• NRCA's office in Washington, D.C., with one of the most effective lobbyists on the Hill on staff looking out for the interests of roofing contractors in the important areas of tax reform, immigration issues, labor and workforce training, health care, energy efficiency, and litigation reform. The work they do benefits all roofing contractors.
  • A technical staff including two architects and two engineers who advocate for roofing contractors with the nation's top code bodies, as well as with other construction industry trade groups.
  • A considerable body of educational and training materials that have been professionally produced and are in use across all segments of the roof contracting industry. Some examples include manuals for steep-slope as well as low-slope roofing, a waterproofing manual, an "Energy Wise" roof calculator, and many, many others.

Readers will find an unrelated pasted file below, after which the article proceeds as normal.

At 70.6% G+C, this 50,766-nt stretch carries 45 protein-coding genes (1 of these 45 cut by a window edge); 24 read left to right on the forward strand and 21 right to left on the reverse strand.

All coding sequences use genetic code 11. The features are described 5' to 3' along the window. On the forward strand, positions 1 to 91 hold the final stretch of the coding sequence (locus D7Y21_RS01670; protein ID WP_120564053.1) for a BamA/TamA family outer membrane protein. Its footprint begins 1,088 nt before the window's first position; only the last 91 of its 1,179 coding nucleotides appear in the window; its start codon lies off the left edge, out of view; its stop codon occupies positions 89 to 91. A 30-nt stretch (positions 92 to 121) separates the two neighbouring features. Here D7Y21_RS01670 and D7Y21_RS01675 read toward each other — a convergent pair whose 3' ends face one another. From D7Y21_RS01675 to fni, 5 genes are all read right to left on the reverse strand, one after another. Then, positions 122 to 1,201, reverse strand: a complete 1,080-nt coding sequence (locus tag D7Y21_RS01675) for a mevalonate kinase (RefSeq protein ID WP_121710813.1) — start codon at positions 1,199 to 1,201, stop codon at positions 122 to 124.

• An affiliation that benefits over 100 other roofing industry trade groups including regional, state, and local roofing associations.
3. Roofing contractors who are NRCA members also receive:
  • Regular reporting on the activities of the various entities and activities of the association, including updates on legislative initiatives, code changes, insurance issues, legal concerns and other issues.
  • Direct access to the staff of professionals to get answers to specific questions regarding their business.
  • Direct access to thousands of other contractors (that you do not compete with) who have lived through many of the changes that you may be working through right now.
  • Discounts on educational materials and seminars.
  • Access to specialized training programs such as OSHA courses, management training, and the Future Executive Institute.
  • Referrals from the NRCA Web site (www.nrca.net), which receives around 100,000 hits per month, 40 percent of which come from consumers.